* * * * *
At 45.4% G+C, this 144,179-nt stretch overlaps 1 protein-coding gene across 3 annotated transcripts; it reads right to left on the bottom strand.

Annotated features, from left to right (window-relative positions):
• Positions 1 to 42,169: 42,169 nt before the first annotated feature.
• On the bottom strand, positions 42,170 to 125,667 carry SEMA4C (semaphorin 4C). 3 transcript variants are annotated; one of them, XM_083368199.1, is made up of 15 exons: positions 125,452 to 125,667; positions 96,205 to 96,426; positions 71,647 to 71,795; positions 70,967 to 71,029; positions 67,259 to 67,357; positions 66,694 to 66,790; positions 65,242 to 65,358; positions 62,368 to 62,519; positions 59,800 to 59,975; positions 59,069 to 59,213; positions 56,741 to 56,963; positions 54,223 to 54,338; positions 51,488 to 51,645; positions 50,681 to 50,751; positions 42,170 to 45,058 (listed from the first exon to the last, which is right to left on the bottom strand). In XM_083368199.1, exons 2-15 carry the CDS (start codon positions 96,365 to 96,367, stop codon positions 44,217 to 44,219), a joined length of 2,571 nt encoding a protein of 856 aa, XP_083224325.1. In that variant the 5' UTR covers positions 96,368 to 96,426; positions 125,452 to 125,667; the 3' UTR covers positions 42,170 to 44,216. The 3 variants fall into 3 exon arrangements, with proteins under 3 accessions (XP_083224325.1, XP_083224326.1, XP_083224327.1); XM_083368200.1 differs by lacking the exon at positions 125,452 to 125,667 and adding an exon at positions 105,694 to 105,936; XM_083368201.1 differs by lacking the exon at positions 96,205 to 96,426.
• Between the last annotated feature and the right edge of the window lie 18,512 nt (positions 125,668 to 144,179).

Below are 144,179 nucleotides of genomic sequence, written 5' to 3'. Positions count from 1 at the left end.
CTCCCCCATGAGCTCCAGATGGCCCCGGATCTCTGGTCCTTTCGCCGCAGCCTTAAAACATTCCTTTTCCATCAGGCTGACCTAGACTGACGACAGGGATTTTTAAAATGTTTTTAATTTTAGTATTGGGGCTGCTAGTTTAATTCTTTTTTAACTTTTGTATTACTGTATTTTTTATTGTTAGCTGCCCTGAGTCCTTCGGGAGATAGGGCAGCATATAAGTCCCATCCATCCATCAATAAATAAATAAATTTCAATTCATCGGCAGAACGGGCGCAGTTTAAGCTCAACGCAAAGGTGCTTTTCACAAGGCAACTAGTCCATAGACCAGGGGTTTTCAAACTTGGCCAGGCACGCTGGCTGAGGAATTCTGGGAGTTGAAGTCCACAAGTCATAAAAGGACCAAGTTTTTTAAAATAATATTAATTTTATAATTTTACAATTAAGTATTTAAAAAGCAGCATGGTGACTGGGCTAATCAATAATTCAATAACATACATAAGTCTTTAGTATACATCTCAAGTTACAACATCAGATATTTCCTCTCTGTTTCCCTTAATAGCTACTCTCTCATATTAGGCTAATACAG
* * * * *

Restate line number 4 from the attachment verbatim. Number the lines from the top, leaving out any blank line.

• On the bottom strand, positions 42,170 to 125,667 carry SEMA4C (semaphorin 4C). 3 transcript variants are annotated; one of them, XM_083368199.1, is made up of 15 exons: positions 125,452 to 125,667; positions 96,205 to 96,426; positions 71,647 to 71,795; positions 70,967 to 71,029; positions 67,259 to 67,357; positions 66,694 to 66,790; positions 65,242 to 65,358; positions 62,368 to 62,519; positions 59,800 to 59,975; positions 59,069 to 59,213; positions 56,741 to 56,963; positions 54,223 to 54,338; positions 51,488 to 51,645; positions 50,681 to 50,751; positions 42,170 to 45,058 (listed from the first exon to the last, which is right to left on the bottom strand). In XM_083368199.1, exons 2-15 carry the CDS (start codon positions 96,365 to 96,367, stop codon positions 44,217 to 44,219), a joined length of 2,571 nt encoding a protein of 856 aa, XP_083224325.1. In that variant the 5' UTR covers positions 96,368 to 96,426; positions 125,452 to 125,667; the 3' UTR covers positions 42,170 to 44,216. The 3 variants fall into 3 exon arrangements, with proteins under 3 accessions (XP_083224325.1, XP_083224326.1, XP_083224327.1); XM_083368200.1 differs by lacking the exon at positions 125,452 to 125,667 and adding an exon at positions 105,694 to 105,936; XM_083368201.1 differs by lacking the exon at positions 96,205 to 96,426.